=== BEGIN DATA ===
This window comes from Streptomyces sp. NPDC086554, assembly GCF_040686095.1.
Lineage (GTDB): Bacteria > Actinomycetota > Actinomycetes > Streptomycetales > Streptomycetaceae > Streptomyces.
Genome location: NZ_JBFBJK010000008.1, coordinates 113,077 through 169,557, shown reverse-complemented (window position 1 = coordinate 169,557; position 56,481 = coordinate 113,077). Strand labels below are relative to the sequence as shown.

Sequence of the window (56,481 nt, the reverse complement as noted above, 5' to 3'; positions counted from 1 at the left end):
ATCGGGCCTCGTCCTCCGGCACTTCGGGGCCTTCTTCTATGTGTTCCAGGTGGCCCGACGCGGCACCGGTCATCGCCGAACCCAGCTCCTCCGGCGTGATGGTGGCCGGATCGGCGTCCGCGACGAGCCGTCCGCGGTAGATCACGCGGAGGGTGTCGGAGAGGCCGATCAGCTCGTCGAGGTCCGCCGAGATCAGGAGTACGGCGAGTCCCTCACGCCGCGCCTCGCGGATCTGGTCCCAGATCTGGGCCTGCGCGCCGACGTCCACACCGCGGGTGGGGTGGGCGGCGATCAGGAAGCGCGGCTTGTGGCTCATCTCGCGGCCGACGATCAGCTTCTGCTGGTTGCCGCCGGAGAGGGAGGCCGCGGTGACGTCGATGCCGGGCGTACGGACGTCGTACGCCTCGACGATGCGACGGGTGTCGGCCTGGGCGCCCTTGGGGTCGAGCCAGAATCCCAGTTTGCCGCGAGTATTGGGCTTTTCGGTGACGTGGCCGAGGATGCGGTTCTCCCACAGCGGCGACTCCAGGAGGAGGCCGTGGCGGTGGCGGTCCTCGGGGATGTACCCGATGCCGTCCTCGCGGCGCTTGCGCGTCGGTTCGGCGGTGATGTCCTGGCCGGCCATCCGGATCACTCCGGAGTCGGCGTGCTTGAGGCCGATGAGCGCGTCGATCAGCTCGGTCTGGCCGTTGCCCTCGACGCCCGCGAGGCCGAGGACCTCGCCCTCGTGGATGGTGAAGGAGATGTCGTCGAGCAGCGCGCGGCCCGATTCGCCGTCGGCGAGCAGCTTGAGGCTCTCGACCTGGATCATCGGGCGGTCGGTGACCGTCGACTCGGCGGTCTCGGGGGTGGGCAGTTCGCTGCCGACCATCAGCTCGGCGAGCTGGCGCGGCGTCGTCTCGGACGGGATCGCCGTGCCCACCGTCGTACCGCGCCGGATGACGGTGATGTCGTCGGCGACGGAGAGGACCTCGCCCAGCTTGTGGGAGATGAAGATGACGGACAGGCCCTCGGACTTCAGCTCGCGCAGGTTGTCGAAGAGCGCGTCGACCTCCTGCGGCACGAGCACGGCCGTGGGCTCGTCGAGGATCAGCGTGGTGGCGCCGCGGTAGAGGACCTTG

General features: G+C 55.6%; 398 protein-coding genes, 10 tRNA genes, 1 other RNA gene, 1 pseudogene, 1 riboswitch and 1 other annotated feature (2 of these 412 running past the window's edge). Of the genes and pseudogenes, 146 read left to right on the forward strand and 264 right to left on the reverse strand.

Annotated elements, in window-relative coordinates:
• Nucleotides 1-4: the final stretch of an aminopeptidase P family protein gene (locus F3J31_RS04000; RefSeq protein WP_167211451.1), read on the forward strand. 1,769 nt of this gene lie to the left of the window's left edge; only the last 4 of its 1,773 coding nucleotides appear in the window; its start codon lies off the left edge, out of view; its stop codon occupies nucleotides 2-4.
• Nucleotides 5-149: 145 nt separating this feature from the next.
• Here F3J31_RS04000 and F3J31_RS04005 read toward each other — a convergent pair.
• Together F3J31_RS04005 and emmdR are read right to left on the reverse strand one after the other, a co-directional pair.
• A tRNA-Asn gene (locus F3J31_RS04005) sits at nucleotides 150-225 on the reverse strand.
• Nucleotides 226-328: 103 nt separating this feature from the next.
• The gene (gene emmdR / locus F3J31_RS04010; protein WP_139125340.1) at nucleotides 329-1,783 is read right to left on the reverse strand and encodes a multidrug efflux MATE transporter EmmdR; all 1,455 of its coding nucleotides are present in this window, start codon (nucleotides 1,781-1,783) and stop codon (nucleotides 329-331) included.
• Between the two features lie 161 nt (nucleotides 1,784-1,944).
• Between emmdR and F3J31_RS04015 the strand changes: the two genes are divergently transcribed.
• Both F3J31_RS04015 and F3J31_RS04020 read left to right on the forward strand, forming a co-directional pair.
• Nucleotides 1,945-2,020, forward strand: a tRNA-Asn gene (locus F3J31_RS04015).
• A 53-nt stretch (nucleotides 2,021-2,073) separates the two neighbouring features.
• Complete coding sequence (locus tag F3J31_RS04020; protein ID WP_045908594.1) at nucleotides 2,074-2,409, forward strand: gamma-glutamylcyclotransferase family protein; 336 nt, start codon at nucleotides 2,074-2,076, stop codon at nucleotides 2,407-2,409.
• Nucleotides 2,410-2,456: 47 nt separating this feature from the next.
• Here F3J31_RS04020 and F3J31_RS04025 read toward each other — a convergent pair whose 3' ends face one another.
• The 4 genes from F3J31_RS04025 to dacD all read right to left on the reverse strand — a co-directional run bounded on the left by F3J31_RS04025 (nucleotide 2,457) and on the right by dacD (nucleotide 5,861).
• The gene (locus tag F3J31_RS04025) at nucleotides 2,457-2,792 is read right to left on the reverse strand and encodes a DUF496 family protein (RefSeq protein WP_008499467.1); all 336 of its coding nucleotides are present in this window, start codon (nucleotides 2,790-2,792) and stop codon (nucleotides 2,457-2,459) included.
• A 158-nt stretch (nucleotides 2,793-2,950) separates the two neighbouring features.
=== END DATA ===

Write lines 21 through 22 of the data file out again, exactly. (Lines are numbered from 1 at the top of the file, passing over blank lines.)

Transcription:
• Nucleotides 2,410-2,456: 47 nt separating this feature from the next.
• Here F3J31_RS04020 and F3J31_RS04025 read toward each other — a convergent pair whose 3' ends face one another.